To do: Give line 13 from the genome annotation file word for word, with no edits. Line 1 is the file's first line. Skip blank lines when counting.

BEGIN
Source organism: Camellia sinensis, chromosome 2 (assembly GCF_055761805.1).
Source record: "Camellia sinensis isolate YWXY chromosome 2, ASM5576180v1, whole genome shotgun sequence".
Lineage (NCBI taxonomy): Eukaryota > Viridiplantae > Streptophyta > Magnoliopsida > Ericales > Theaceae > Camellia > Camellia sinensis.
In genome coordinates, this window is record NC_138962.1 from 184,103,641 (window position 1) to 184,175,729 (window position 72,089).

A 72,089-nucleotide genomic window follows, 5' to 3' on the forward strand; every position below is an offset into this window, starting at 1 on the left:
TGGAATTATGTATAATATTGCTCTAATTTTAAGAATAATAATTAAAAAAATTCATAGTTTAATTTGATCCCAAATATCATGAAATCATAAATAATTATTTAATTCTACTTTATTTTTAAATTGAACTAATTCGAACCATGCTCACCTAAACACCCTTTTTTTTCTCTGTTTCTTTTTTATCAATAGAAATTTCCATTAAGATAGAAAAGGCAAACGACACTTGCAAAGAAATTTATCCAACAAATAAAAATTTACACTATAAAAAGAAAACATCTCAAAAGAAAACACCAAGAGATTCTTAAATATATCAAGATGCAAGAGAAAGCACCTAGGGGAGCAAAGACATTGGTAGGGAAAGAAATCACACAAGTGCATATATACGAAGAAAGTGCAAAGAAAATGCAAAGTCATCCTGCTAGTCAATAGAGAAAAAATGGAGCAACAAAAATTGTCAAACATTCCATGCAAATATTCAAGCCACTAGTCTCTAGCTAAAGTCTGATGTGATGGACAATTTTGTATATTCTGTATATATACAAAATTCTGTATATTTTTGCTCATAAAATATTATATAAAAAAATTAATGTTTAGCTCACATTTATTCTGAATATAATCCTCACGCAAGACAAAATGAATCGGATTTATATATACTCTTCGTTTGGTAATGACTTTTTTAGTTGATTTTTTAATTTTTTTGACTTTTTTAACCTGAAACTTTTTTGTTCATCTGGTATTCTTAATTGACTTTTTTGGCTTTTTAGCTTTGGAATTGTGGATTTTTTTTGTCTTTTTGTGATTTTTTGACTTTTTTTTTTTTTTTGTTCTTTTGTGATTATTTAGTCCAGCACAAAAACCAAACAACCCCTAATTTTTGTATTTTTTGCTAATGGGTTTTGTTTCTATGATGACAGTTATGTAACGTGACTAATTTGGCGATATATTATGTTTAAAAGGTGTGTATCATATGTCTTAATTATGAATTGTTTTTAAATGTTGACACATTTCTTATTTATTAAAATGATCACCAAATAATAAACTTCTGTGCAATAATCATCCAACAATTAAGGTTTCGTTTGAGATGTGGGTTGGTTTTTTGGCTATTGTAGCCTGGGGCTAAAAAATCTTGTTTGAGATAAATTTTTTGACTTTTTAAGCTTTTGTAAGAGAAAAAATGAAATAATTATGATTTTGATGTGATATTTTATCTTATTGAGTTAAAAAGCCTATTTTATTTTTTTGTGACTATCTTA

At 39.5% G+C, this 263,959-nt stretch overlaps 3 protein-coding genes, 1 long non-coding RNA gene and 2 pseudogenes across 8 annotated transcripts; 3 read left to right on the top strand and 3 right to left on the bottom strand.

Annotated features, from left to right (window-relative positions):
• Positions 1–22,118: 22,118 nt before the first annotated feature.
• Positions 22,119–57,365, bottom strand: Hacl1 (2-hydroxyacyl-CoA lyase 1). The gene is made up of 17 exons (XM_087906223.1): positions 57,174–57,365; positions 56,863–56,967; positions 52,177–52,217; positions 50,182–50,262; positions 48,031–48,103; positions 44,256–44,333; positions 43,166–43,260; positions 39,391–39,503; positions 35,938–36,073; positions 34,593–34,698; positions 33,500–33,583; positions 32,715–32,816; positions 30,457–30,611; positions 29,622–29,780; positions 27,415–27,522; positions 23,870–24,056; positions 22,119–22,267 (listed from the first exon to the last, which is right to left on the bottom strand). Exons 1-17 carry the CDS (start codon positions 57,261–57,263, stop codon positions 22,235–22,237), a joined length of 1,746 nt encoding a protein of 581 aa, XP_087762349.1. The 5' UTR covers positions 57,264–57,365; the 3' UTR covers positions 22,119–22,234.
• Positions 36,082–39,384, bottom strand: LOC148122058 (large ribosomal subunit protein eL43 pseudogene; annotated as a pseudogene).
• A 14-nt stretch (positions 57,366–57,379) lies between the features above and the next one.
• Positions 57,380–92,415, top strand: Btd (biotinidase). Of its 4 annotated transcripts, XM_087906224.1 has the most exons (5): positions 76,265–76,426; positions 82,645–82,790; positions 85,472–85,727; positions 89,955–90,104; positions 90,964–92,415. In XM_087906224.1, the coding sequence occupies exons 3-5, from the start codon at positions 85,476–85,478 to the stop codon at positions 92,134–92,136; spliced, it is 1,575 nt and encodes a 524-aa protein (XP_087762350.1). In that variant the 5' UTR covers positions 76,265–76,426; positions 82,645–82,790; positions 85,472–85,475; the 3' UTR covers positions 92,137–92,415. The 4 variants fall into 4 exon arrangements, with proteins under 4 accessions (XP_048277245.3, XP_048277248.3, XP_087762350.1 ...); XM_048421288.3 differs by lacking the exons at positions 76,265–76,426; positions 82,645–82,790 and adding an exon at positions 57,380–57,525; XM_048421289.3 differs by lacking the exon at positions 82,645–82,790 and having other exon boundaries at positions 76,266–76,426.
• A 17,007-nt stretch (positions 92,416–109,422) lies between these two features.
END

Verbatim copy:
• Positions 57,380–92,415, top strand: Btd (biotinidase). Of its 4 annotated transcripts, XM_087906224.1 has the most exons (5): positions 76,265–76,426; positions 82,645–82,790; positions 85,472–85,727; positions 89,955–90,104; positions 90,964–92,415. In XM_087906224.1, the coding sequence occupies exons 3-5, from the start codon at positions 85,476–85,478 to the stop codon at positions 92,134–92,136; spliced, it is 1,575 nt and encodes a 524-aa protein (XP_087762350.1). In that variant the 5' UTR covers positions 76,265–76,426; positions 82,645–82,790; positions 85,472–85,475; the 3' UTR covers positions 92,137–92,415. The 4 variants fall into 4 exon arrangements, with proteins under 4 accessions (XP_048277245.3, XP_048277248.3, XP_087762350.1 ...); XM_048421288.3 differs by lacking the exons at positions 76,265–76,426; positions 82,645–82,790 and adding an exon at positions 57,380–57,525; XM_048421289.3 differs by lacking the exon at positions 82,645–82,790 and having other exon boundaries at positions 76,266–76,426.